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Review: Furious 7

Paul Walker and Vin Diesel star in Universal Pictures' "Furious 7"

After mourning the passing of Paul Walker, many fans of the Fast and Furious franchise were left wondering just how Furious 7 was going to handle his role and the film as a whole. It was already said that it would feature his two brothers as stand-ins in some scenes along with some CGI, but question marks were sure to remain until they actually got to see it for themselves. Along with that, there were also a bunch of other things that made everyone who was invested in the series speculate how it would all unfold.

Not only did many want to know about how they would handle Walker’s character in the film, but the question of how James Wan would perform as a director in his first action feature. To take over a franchise that Justin Lin took to great levels was clearly going to be a daunting task for just about anyone, but that could spell trouble for a person who’s spent essentially all of his time conjuring up frights in popular horror films like The Conjuring.

While Furious 7 was certainly expected to contain some new features because of the changes, all of the surviving characters from Fast 6 make a return. The events from that film also lead into this one as we find Dominic Toretto (Vin Diesel) and his crew of former outlaws doing their best to adjust to the world that they left behind after taking down Owen Shaw (Luke Evans), an international villain who presented more danger than they ever did. After getting pardons for their services, everything seems to be calming down, but that’s not going to last for long.

The reason for the peace they found being disrupted comes in the form of Deckard (Jason Statham), a dangerous man out for vengeance. He’s the older brother of Owen Shaw, and he couldn’t sit back and accept hearing the news that a group of people took down his brother and his criminal enterprise. In order to get even with these guys, he pulls out all the stops and takes out one of their own.

This causes the gang in search of peace to band together again in order to not only stare into the face of danger, but to right what they see as an unforgivable wrong. After coming together, Dom, Brian (Paul Walker) and the rest of the family are forced to travel the world to get their hands on the guy who is anxiously waiting for the moment to take all of them out once and for all.

Although they made the shift from almost exclusively focusing on cars over to insane action a few movies ago, the Fast and Furious series always kept the element of law enforcement as one of the central aspects of the films. While that’s still utilized in Furious 7 to some degree, this one feels much closer to a movie about super spies than a flick built around cops and robbers.

There’s a ton of high tech stuff going on that plays an important part of the films conclusion, and there’s also a larger element of sneaking around, going undercover and dealing with shadowy figures. You can also include Jason Statham’s character into that since he’s some kind of former covert agent from the U.K. who been out of sight for years until these recent events caused him to come out of hiding.

Another feature that’s changed in this series with Furious 7 is that pretty much everyone in the group knows martial arts now. I don’t know if they all took some classes or whatever, but with the exceptional of Vin Diesel’s Dominic Toretto, they all have a new set of diverse moves that allow them to all look like they have a bunch of blackbelts sitting in their closets at home. Mind you, I also need to point out that while Dom doesn’t show off any martial art skills of his own, he does have a new set of fighting skills as well, but I’m not going to get into that.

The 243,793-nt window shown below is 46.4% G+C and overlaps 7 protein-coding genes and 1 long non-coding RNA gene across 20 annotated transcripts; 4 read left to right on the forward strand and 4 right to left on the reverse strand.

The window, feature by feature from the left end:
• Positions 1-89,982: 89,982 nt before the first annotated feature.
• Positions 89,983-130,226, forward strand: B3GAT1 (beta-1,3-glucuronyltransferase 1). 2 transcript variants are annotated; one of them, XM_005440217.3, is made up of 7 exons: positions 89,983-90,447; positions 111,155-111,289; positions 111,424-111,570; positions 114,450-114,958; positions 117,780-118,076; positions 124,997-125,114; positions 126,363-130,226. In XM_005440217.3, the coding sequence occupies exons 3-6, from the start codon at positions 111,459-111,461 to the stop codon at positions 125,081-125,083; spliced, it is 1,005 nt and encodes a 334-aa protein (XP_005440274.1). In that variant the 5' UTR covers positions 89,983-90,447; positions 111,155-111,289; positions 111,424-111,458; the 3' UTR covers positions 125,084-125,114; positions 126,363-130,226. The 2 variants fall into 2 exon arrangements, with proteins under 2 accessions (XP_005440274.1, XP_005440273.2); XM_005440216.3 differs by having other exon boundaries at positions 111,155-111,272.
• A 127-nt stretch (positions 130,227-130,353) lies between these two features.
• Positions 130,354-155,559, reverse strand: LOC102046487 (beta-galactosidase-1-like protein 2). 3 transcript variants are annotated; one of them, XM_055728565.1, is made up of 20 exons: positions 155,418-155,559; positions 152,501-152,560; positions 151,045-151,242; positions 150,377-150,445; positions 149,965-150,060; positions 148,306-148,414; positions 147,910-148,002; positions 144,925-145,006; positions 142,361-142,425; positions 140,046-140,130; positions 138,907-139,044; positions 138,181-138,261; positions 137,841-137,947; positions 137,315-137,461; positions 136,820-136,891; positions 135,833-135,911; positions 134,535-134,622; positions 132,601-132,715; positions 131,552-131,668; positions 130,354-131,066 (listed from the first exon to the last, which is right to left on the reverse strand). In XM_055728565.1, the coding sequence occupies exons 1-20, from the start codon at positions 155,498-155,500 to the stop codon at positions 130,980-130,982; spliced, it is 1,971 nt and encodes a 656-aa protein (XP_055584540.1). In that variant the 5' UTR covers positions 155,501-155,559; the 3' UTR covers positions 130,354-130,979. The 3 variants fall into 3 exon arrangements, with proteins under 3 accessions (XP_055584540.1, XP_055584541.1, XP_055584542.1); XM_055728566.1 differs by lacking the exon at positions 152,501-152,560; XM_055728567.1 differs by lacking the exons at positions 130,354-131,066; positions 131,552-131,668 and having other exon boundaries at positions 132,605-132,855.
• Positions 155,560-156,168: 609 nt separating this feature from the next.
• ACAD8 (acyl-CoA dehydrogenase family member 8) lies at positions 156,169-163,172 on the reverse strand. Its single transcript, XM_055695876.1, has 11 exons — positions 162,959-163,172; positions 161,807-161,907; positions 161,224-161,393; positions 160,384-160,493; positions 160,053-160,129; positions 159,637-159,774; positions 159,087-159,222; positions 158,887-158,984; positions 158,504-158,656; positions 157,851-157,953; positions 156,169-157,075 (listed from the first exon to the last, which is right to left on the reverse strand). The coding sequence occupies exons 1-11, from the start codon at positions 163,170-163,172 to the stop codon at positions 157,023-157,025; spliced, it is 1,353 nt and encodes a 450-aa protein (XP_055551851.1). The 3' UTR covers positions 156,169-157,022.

As more of these new features are included, it’s not a shock when you realize that any semblance of realism is completely gone. It’s moved so much, that it doesn’t even really seem like a Fast and Furious movie in some ways. Instead, it comes off as closer to something you may see in a G.I. Joe kind of movie. The characters are still the same, the tone is somewhat close to recent films in the franchise, but most of what’s left is more animated than any of its predecessors.

Even with that shift being clear right from the opening scene, this is a fun movie that simply hopes to be just that. If you’re looking to complain about anything, you can say that it’s a little on the cheesy side in terms of sentimentality and some of the acting, but there isn’t much to dislike outside of that. With this being the case, everything included in Furious 7 allows fans of this lengthy series to jump right in the driver’s seat of this action packed cinematic vehicle and embrace all of the entertainment that these movies are looking to offer.

For those wondering how they’re going to handle Paul Walker’s character, it’s safe to say they did it the right way. It was a tough situation that they found themselves in, but they knew they had to handle it in a way that was a respectable send off that had to be done properly. In that sense, I think they accomplished both. This also allows them to continue on with plans of a sequel, but if they choose not to, there’s enough here to allow the successful franchise to come to a close.

Rating: PG-13

Director: James Wan

Cast:
Vin Diesel
Paul Walker
Dwayne “The Rock” Johnson
Michelle Rodriguez
Tyrese Gibson
Chris “Ludacris” Bridges
Jordana Brewster
Jason Statham
Kurt Russell
Djimon Hounsou
Nathalie Emmanuel
Elsa Pataky
Tony Jaa
Lucas Black
Ronda Rousey

Film Length: 137 minutes

Release Date: April 3, 2015

Distributor: Universal Pictures

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